Analysis of VaR-iance

(Mar 13, 2018)

In recent years we have published a number of papers on stochastic mortality models.  A particular focus has been on the application of such models to longevity trend risk in a one-year, value-at-risk (VaR) framework for Solvency II.  However, while a small group of models has been common to each paper, there have been changes in the calculation basis, most obviously where updated data have been used.  Sometimes these changes stemmed from more data being available, but, as Richard Willets covered in his blog, the ONS also restated the population estimates following the 2011 census.  This makes it tricky to compare results between papers. We therefore thought it would be instructive to do a step-by-step analysis…

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Tags: Lee-Carter, value-at-risk, longevity trend risk, Solvency II

Twin Peaks

(Jun 15, 2017)

If you are over forty, the title of this blog will call to mind an iconic, sometimes disturbing, television series of the same name from 1990.  If you clicked on the link expecting murder, surreal horror and an undercurrent of sleaze, however, then this posting is as far away from all that as you are ever likely to get: setting capital requirements for life insurers.  Take a deep breath to recover from your crushing disappointment and let's get back to the day job…

Insurers in the EU operate under Solvency II, which is a one-year, value-at-risk regulatory regime.  The idea is that an insurer needs to hold reserves which will be sufficient to cover 99.5% of adverse scenarios over the coming year and still have enough…

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Tags: value-at-risk, bimodal distribution, Solvency II, model risk

What — and when — is a 1:200 event?

(Nov 12, 2015)

The concept of a "one in two hundred" (1:200) event over a one-year time horizon is well established as a reserving standard for insurance in several territories: the ICA in the United Kingdom, the SST in Switzerland and the forthcoming Solvency II standard for the entire European Union.  The basic idea is simple: insurers must be capitalised to withstand 99.5% of events which could arise over the coming year.  Other territories use concepts like conditional tail expectations.

There is room for debate as to what constitutes a 1:200 event, however.  For example, Figure 1 shows the elevated mortality caused by the 1918 influenza pandemic, which for many people would be a starting point for calibrating a modern…

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Tags: Spanish influenza pandemic, mortality shocks, longevity shocks, Solvency II, ICA, SST, VaR, value-at-risk

Benchmarking VaR for longevity trend risk

(Mar 1, 2013)

I recently wrote about an objective approach to setting the value-at-risk capital for longevity trend risk.  This approach is documented in Richards, Currie & Ritchie (2012), which was recently presented to a meeting of actuaries in Edinburgh.  One of the topics which came up during the discussion was how the answers from the value-at-risk (VaR) method squared with how life offices actually change their projection bases in practice.  In particular, commentators were interested in what might be regarded as a "real world" example of a sudden change in projection basis, and how this might compare with the results from the VaR framework.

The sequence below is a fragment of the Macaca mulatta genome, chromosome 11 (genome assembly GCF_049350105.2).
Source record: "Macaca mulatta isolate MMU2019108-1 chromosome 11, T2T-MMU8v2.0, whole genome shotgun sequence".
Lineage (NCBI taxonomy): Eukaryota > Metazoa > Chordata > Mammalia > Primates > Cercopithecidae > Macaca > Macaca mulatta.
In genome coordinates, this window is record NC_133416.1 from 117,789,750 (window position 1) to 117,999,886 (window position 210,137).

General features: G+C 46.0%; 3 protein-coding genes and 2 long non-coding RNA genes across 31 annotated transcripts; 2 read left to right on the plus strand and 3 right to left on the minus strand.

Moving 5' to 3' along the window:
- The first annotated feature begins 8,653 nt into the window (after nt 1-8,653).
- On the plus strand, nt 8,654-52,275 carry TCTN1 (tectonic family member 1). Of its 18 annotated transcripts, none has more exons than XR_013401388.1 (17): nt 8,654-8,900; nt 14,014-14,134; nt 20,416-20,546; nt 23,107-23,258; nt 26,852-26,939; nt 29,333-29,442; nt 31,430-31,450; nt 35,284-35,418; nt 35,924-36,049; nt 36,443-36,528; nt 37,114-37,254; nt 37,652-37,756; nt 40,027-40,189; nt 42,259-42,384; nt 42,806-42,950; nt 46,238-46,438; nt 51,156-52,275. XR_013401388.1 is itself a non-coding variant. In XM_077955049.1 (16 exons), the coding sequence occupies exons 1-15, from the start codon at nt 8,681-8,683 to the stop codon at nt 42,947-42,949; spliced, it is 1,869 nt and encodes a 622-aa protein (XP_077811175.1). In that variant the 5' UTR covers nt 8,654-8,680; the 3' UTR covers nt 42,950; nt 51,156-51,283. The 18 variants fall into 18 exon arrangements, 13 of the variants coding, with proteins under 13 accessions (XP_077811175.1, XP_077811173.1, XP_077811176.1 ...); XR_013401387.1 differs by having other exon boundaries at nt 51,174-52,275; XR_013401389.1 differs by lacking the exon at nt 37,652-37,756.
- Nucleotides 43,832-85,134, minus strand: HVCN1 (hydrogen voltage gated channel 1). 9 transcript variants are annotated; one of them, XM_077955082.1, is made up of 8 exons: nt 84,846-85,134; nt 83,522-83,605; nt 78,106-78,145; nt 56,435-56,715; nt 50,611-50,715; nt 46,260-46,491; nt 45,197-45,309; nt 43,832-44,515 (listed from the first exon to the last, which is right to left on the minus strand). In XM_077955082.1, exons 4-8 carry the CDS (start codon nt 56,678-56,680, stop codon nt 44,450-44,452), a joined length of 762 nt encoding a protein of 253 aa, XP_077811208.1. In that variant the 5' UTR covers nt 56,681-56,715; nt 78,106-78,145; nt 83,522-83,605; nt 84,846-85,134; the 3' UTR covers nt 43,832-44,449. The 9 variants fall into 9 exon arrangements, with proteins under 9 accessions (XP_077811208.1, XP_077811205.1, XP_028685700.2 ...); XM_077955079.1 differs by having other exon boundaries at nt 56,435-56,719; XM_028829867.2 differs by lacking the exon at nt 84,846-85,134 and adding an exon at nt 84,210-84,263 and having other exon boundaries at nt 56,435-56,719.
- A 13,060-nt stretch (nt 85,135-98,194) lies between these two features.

As it happens, we do have an historical example to call upon, and furthermore…

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Tags: mortality improvements, mortality projections, VaR, CMI, value-at-risk

VaR-iation by age

(Jan 12, 2013)

During the public discussions of our paper on value-at-risk for longevity trend risk, one commentator asked for a fuller presentation of VaR capital requirements by age. In the paper, as with our introductory overview, we used age 70 as a representative average age of an annuity portfolio.  However, annuity portfolios contain lives spanning a wide range of ages, so it is useful to examine how capital requirement might vary.  Figure 1 shows the VaR longevity-trend capital requirement by age for four different models.

Figure 1. 99.5% VaR capital requirement for longevity trend risk in a level pension paid to a single-life male annuitant. Temporary annuity to age 105, discounted at 3% per annum.  The capital…

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Tags: VaR, value-at-risk, model risk

VaR for longevity trend risk

(Dec 5, 2012)

Last month Stephen, Iain and Gavin presented their paper on putting longevity trend risk into a one-year, value-at-risk (VaR) framework.  The presentations were made to audiences of actuaries in Edinburgh and London, and the video of the London debate is now available online.  Copies of the opening speech and slides are available for download on the right.

On a related note, InsuranceERM has also published an article on the VaR framework, which is summarised in an earlier posting.

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Tags: longevity trend risk, VaR, value-at-risk

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